I once attended a university talk about migrants, religion, and transnational racism, and during the Q&A a woman shared her experiences in France. As a white French national, she said that in her country, people no longer use the term “race” to talk about differences among people, and that they preferred ethnicity. At some point she began crying as she talked, saying that the idea of racism really bothered her, and that ethnicity was much better. And therein lies the exact problem–people need to be bothered! One of the biggest differences between race and ethnicity lies in the fact that while a person can choose her ethnicity, and even identify ethnically or nationally in multiple ways, race is an ascribed identity. Yes race is a social concept (as opposed to biological) but individuals and groups are racialized, and these processes oftentimes shape socioeconomic inequality and disparities. In the case of Albania, there are serious structural problems, serious issues with race and human classification. Racial logics structure even the most mundane facets of everyday life, and these logics are at the root of policymaking, social interaction, segregation and injustice. Racism has created social, political, and economic exclusion, and can take on many forms; recognizing this is one of the first steps to addressing it.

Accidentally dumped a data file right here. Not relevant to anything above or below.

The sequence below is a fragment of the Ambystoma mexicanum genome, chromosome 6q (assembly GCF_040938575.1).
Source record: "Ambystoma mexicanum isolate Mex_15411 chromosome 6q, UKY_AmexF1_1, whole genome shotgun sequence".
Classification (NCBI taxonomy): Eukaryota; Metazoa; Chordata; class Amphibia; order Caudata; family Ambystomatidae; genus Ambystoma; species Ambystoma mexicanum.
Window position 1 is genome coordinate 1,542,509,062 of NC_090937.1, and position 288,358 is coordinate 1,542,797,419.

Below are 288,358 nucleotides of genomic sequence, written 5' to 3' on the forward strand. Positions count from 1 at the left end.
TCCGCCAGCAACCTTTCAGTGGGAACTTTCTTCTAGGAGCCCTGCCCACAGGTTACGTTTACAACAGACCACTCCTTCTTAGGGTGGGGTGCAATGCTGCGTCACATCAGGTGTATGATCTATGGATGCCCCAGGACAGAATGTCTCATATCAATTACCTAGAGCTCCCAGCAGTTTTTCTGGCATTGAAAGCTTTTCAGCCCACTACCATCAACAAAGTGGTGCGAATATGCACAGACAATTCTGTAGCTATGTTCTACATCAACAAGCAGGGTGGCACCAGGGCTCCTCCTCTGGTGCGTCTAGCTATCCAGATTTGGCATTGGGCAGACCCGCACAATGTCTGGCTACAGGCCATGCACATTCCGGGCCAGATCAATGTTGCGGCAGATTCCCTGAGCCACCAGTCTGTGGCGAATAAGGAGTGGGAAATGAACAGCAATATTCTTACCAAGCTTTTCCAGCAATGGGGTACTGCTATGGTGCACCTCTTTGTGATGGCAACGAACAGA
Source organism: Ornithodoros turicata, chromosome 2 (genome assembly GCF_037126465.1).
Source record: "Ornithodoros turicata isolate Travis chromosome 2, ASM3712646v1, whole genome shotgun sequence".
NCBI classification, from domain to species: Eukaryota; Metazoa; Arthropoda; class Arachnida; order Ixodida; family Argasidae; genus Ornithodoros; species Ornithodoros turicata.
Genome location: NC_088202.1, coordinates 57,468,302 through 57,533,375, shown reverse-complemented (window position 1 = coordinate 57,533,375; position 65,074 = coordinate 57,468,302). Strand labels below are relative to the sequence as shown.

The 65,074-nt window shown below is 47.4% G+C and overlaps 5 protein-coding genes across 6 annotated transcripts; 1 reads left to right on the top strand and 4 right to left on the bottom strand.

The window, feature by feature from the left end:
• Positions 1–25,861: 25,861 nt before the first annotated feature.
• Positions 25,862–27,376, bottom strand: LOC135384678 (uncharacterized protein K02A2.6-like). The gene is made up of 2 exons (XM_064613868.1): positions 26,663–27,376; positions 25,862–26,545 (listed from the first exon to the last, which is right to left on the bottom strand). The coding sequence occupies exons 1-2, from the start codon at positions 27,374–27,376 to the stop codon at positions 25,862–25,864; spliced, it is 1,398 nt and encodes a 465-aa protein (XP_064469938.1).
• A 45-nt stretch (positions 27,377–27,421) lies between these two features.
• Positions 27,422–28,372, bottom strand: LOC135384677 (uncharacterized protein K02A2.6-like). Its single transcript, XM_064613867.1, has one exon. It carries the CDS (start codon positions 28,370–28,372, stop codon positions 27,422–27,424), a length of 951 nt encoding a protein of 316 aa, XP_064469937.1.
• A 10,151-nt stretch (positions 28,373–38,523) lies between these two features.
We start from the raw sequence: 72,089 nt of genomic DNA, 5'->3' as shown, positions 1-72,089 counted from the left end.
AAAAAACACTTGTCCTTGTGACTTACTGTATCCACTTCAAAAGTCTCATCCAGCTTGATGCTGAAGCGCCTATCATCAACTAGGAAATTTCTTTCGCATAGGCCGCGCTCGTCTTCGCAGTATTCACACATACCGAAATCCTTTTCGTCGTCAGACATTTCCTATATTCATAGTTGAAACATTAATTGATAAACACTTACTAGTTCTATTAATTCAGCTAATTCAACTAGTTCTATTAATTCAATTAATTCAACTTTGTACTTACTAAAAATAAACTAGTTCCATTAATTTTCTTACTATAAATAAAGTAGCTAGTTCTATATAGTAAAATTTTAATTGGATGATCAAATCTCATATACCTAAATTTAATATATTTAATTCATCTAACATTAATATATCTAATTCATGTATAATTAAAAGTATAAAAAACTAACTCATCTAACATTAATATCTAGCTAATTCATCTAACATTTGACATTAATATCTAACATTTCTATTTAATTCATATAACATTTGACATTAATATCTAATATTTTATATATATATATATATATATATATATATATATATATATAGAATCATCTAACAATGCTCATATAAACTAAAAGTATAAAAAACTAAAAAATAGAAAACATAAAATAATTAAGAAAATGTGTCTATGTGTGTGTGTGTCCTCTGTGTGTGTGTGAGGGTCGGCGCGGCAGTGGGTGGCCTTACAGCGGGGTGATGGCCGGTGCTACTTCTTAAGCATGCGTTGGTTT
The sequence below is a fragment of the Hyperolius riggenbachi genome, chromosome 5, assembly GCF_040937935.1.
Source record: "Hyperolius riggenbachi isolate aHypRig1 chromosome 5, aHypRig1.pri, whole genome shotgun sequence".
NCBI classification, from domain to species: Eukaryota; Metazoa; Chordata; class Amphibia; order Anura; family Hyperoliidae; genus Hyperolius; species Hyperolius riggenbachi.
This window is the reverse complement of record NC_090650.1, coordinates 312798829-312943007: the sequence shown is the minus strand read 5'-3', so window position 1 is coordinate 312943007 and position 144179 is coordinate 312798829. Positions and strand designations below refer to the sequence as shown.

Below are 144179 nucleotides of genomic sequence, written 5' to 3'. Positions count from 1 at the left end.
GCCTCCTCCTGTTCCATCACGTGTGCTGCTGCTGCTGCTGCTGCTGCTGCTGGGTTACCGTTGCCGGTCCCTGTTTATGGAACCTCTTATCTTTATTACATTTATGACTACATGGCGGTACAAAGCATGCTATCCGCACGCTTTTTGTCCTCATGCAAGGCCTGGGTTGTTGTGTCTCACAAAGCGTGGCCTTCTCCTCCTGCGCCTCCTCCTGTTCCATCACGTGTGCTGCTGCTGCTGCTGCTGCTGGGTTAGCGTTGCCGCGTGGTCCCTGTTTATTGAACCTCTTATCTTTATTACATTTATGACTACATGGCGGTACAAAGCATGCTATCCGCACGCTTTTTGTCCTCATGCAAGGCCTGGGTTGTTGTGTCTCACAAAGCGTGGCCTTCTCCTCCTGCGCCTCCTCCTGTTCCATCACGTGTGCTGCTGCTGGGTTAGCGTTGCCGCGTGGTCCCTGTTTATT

References Cited

Lemon, Alaina. 2002. “Without a ‘Concept’? Race as discursive practice. Slavic Review. 61 (1), 54-61.